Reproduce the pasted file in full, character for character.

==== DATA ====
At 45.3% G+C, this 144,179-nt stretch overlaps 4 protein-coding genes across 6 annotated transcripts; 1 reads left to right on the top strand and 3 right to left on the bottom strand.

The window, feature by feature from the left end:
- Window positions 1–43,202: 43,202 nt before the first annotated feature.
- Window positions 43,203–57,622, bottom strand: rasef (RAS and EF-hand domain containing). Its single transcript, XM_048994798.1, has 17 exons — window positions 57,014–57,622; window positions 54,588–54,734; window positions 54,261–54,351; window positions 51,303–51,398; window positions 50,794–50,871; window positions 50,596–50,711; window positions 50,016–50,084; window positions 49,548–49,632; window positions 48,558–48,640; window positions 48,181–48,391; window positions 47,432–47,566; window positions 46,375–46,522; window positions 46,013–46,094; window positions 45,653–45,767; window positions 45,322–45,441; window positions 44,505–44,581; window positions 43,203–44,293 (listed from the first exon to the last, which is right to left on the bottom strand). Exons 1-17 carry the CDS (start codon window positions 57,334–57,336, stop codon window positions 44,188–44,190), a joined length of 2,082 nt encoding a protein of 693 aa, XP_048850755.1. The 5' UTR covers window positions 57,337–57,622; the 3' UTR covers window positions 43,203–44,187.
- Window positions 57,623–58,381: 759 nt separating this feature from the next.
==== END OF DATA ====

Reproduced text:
At 45.3% G+C, this 144,179-nt stretch overlaps 4 protein-coding genes across 6 annotated transcripts; 1 reads left to right on the top strand and 3 right to left on the bottom strand.

The window, feature by feature from the left end:
- Window positions 1–43,202: 43,202 nt before the first annotated feature.
- Window positions 43,203–57,622, bottom strand: rasef (RAS and EF-hand domain containing). Its single transcript, XM_048994798.1, has 17 exons — window positions 57,014–57,622; window positions 54,588–54,734; window positions 54,261–54,351; window positions 51,303–51,398; window positions 50,794–50,871; window positions 50,596–50,711; window positions 50,016–50,084; window positions 49,548–49,632; window positions 48,558–48,640; window positions 48,181–48,391; window positions 47,432–47,566; window positions 46,375–46,522; window positions 46,013–46,094; window positions 45,653–45,767; window positions 45,322–45,441; window positions 44,505–44,581; window positions 43,203–44,293 (listed from the first exon to the last, which is right to left on the bottom strand). Exons 1-17 carry the CDS (start codon window positions 57,334–57,336, stop codon window positions 44,188–44,190), a joined length of 2,082 nt encoding a protein of 693 aa, XP_048850755.1. The 5' UTR covers window positions 57,337–57,622; the 3' UTR covers window positions 43,203–44,187.
- Window positions 57,623–58,381: 759 nt separating this feature from the next.